03 February 2015
Ten bowlers to watch at #CWC15:
These are the men who have batsmen feeling nervous when they run in to bowl. Their methods and deliveries might vary, but the results are the same: wickets, and plenty of them.
Dale Steyn will lead South Africa's imposing pace attack at #cwc15
1: Dale Steyn (South Africa)
Steyn is the leader South Africa’s potent fast-bowling attack and undoubtedly one of the best, if not the best, bowler in the world at the moment. With controlled swing and extreme speed, the 31-year-old now has more than 100 wickets to his name. Steyn, who produced a match-winning 5-55 against India in the 2011 ICC Cricket World Cup, has been in excellent form in the months leading up to the 2015 tournament, with performances including 3-27 against West Indies in January.
2: Mitchell Johnson (Australia)
The ICC Cricketer of the Year 2014 will be crucial to Australia’s hopes in the tournament.
In 10 ODIs during 2014 the quick picked up 14 wickets at an average of 26.64, including two three-wicket hauls against Pakistan the United Arab Emirates in October. At his previous World Cup appearance in 2011, his best performances came against Zimbabwe (4-19) and New Zealand (4-33).
3: James Anderson (England)
Anderson reached as high as No.3 in the ICC ODI bowling rankings in mid-2014 as he continued to tear apart opposition batting line-ups with his pace. This will be his fourth World Cup and Anderson will be well-suited to the pace and bounce of the wickets as he heads England’s bowling attack, appearing the man most likely to strike early for England. He gave fans a taste of what he could produce at CWC15 in Brisbane in January when he took 4-18 off 8.3 overs against India.
4: Morne Morkel (South Africa)
Morkel, a member of South Africa’s lethal pace trio alongside Dale Steyn and Vernon Philander, is one of the most feared bowlers in world cricket. The 1.96cm quick has taken more than 100 wickets in one-day cricket and his performances throughout 2014 showed why he is one to watch at CWC15. Morkel snared a five-wicket haul against Australia in Perth in November and was in good form against West Indies through December and January.
5: Sachithra Senanayake (Sri Lanka)
Off-spinner Sachithra Senanayaka reached a career-high ODI ranking of seven in December thanks to strong performances through the last 12 months. His best ODI figures of 4-13 were captured against England in May 2014, while his form leading up to the ICC Cricket World Cup 2015 was solid, including 3-33 at home against England in December.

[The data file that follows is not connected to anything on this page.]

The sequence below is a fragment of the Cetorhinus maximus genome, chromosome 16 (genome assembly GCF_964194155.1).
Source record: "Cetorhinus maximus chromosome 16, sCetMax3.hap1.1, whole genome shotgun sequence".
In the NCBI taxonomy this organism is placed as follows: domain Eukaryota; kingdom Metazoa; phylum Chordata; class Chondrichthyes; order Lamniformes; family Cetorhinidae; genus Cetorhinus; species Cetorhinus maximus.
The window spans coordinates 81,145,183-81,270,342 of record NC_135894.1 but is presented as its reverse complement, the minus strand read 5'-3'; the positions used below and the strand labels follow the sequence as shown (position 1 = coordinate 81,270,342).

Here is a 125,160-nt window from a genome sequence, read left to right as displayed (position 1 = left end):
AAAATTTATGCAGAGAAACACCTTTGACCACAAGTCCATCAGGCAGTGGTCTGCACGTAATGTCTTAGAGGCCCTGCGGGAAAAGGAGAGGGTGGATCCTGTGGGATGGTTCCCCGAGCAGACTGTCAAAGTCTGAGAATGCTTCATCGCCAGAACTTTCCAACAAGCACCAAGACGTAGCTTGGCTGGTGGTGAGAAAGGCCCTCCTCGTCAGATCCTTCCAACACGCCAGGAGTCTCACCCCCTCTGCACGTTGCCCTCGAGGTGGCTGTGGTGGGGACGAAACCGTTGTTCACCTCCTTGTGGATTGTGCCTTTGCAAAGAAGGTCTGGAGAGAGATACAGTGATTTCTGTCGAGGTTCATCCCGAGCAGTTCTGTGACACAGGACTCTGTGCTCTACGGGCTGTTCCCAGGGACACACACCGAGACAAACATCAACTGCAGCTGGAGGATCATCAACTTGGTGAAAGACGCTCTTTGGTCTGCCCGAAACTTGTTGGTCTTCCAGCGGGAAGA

6: Tim Southee (New Zealand)
From debuting as a 19-year-old in 2008, Tim Southee has developed into the leader and spearhead of New Zealand’s destructive pace bowling unit. With immaculate control, deft changes of pace and the ability to swing the ball away at sharp pace, Southee is regarded as one of the most dangerous opening bowlers in ODI cricket. He impressed on the sub-continent pitches at the 2011 Cricket World Cup, finishing as the third-leading wicket-taker with 18 scalps at an average of 17.33. He is sure to be even more potent in his home conditions at #cwc15.
7: Shakib Al Hasan (Bangladesh)
Statistically the most successful player in Bangladesh’s history, Shakib has played a major role in the development of the Bangladesh cricket team through his career. Shakib’s World Cup performances to date include three fifties, with a top score of 57* against England in 2007. His form with the ball in the second half of 2014 saw him climb back up the ICC ODI bowling rankings, thanks to performances including 3-30 and 4-41 against Zimbabwe in December, following a haul of 3-27 India.
8: Mitchell Starc (Australia)
As a potential future spearhead of Australia’s bowling attack, Starc produces express pace and swings the ball and has an uncanny ability to pick up early wickets. Starc’s best ODI performance to date was West Indies in early 2013 when he took 5-20 and the left-armer returned to the Australia one-day line-up in August 2014 for the tour of Zimbabwe. He snagged six wickets from five matches in that series, but Starc’s return was properly heralded in November when he took 4-32 in Canberra. Starc’s excellent form continued in January’s ODI Tri-Series when he picked up 10 wickets in the first two matches with hauls of 4-42 and 6-43.
9: Rangana Herath (Sri Lanka)
The left-arm orthodox spinner has played more than 60 ODIs and took wickets consistently during 2014. A quality bowler for many years, Herath’s ‘carrom ball’ has deceived batsmen all over the world. Some of his best performances of late included 3-36 against England in December.
10: Ravichandran Ashwin (India)
This off-spinner does plenty of damage with a cricket ball and is handy with the bat as well. A member of India’s winning ICC Cricket World Cup 2011 squad, Ashwin has clever varieties and is reliable when it comes to taking wickets during the middle overs. With more than 120 scalps from 80 ODI matches, Ashwin has also retained an economy rate under five runs an over.
Make sure you catch these world class bowlers LIVE at #cwc15! Tickets selling fast, get yours now at cricketworldcup.com/tickets
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